How to run Apache Spark Cluster on Raspberry Pi

June 05, 2018

In this tutorial, we will run a cluster containing one master (Ubuntu PC) and two workers (2 Raspberry Pis). Then we will create a cluster to run a job with workers.


  1. One PC and two Raspberry Pi (can be Pi 2/3)
  2. A hub or router to connect all the machines together


  1. Official docs: Quick start
  2. Official docs: Installing Spark Standalone to a Cluster


In this tutorial, we will have one cluster (one master and two workers). All three machines are running on a local network. We will install Apache Spark on every machine. Once the Apache Spark is installed, we start master and slaves by running shells. After that, we will write a self-contained application and send a job to workers. Then, we will verify the output.

Network Setup

We have one master (IP Address: and two Raspberry Pi (IP Address: and as shown in the diagram below. You network IP address maybe different.

graph TD; A( A --> B( A --> C(

Apache Spark Installation

Please follow this guide to install Apache Spark Installation on every machine (one master and two workers).

Starting Apache Spark Cluster

I installed all Apache Spark directory under my home/my_user_name. Your Apache Spark directory may be different.

At Master

We go to sbin under Apache Spark directory and run with our master IP address which is So we can run the master like the following.

$ cd ~/spark-2.3.0-bin-hadoop2.7/sbin/
$ ./ -h ./ -h
At Workers

Similarly, We go to sbin under Apache Spark directory and run But this time, we need use Spark Master address which is spark://<your_master_ip_address>:7077.

Therefore, you should run the start-slave shell from every workers (Raspberry Pi) with Spark Master Address like the following.

$ cd ~/spark-2.3.0-bin-hadoop2.7/sbin/
$ ./ spark://

After you run the start-slave shell from every worker, you should verify whether all the workers are running correctly. You can do this by accessing web at http://<master_ip_address>:8080. So in our case, we can access on the web browser by typing and you should see something like this in the browser.

Loal Actor IntelliJ Dir

Note: If either master or slaves are not running correctly, you can troubleshoot by looking at the log file with this command $ less ~/spark-2.3.0-bin-hadoop2.7/logs/<your_log_file_name>. Basically, it is under <SPARK_HOME_DIR/logs>

Install SBT at Master

We will be sending a job from Master. So we need to use SBT to compile as an application. Please follow my tutorial post here to install SBT at master machine.

Setup project at Master

Once the SBT is installed, we will use hello world template to set up our application. So run at your home directory

$ cd ~/
$ sbt new scala/hello-world.g8

Once the console has appeared, just type in spark or any name you wish as the project name. This console will be shown like the following.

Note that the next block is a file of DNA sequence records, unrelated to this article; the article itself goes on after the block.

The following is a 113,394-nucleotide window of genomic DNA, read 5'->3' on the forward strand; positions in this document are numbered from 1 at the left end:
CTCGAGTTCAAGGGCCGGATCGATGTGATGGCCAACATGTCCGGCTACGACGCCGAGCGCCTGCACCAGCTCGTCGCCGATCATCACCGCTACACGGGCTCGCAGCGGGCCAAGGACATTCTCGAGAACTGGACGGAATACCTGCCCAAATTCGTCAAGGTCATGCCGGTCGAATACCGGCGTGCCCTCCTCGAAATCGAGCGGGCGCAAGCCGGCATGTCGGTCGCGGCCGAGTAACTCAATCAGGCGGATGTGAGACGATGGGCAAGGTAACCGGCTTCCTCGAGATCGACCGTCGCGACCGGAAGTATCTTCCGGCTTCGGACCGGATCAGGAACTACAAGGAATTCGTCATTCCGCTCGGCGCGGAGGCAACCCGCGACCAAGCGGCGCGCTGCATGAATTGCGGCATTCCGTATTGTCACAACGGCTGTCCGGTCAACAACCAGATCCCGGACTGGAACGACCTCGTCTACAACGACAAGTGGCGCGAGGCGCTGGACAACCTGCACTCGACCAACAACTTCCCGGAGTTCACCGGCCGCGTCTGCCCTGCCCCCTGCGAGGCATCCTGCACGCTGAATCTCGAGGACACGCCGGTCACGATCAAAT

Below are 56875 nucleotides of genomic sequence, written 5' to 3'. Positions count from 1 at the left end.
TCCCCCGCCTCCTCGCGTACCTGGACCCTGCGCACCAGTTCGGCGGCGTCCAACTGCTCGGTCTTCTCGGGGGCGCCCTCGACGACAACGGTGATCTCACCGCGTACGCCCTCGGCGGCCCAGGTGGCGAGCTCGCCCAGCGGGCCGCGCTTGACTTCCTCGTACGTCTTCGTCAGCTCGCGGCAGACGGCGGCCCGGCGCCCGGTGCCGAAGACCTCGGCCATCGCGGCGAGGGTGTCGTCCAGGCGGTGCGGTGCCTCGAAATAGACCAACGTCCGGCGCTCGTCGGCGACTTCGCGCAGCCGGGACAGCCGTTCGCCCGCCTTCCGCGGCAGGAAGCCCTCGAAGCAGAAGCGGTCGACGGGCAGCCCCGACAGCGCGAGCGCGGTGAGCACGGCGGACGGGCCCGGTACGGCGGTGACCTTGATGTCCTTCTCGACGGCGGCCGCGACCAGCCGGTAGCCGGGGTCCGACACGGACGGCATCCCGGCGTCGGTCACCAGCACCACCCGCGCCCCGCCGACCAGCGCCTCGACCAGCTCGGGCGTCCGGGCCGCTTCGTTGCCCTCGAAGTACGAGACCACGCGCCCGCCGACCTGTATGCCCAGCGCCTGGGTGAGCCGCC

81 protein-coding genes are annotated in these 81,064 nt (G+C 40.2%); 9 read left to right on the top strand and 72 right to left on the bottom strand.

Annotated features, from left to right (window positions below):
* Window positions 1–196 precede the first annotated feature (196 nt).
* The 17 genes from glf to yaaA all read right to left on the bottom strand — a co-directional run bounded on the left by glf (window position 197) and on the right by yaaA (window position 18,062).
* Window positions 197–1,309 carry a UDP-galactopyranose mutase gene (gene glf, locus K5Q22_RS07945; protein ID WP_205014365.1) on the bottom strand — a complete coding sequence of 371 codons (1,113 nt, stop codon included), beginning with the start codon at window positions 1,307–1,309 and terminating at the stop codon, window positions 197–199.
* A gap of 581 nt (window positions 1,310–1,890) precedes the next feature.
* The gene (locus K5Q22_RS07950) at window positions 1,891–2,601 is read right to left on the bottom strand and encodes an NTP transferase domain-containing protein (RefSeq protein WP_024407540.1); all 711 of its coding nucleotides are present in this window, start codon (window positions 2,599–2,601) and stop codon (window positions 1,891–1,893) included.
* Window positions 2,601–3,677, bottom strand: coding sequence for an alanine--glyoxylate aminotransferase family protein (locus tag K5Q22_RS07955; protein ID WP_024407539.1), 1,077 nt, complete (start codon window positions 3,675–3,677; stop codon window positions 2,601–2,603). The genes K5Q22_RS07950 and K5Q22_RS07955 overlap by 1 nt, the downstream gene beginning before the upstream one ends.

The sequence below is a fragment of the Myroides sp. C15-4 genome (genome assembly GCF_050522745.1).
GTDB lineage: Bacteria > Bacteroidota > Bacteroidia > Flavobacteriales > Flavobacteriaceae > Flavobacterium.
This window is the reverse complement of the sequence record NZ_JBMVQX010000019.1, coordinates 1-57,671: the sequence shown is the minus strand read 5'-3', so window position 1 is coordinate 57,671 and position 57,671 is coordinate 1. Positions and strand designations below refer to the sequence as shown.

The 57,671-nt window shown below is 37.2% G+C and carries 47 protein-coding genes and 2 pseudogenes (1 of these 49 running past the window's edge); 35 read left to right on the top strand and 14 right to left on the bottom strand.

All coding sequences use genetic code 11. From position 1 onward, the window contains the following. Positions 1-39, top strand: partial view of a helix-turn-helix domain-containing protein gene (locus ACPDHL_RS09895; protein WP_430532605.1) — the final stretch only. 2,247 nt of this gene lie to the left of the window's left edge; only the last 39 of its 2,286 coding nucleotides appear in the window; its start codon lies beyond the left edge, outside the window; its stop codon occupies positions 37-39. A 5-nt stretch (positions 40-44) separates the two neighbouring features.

name [Hello World template]: spark

Template applied in ./spark

Now we will be editing the build.sbt file for the dependencies.

Go to the project folder. in our case, spark folder.

$ cd ~/spark
$ nano build.sbt

Remove any text from inside build.sbt and replace with the following text.

name := "SimpleApp"

version := "1.0"

scalaVersion := "2.11.8"

libraryDependencies += "org.apache.spark" %% "spark-sql" % "2.3.0"

Go to the source folder and edit Main.scala.

$ cd ~/spark/src/main/scala
$ nano Main.scala

Then paste the following the lines into the Main.scala and save it.

import org.apache.spark.sql.SparkSession


object Main {
  def main(args: Array[String]) {
    val spark = SparkSession.builder.appName("Simple Application").getOrCreate()
    val filename = args(0)
    val iterator = Source.fromFile(filename).getLines.toSeq
    val numOfSpark = iterator.count(l => l.contains("spark"))
    println(s"Number of spark : $numOfSpark")

After that, go back to the main project folder and build the package

$ cd ~/spark
$ sbt package

Once the packing is done, take note of the jar generated file name. For our case,

Packaging /home/aknay/spark/target/scala-2.11/simpleapp_2.11-1.0.jar ...

Copy the file from spark-2.3.0-bin-hadoop2.7 to our spark project folder. You can also do like this.

$ cp ~/spark-2.3.0-bin-hadoop2.7/ ~/spark


we can just submit the job by

$ ~/spark-2.3.0-bin-hadoop2.7/bin/spark-submit --class "Main" --master spark:// --files  target/scala-2.11/simpleapp_2.11-1.0.jar

Note: Please look at this and this to understand the all the arguments that we just use.

You will see a lot of text but take note of the output result from our main class Main.scala.

Number of spark : 13

You can also see from the browser whether the job is successfully completed or not. Like the following.



I would like to explain a little about Main.scala file. We are using file which is located at the master machine (under our project folder) but it does not exist in worker file systems. So we pass the file by using --files tag when running the job. We also need to pass the argument at the second time (just after jar file). Then, we can use val filename = args(0) in our Main.scala to get the filename argument to process the file. Like this, it is a little bit flexible and we can load any other files to run with the program.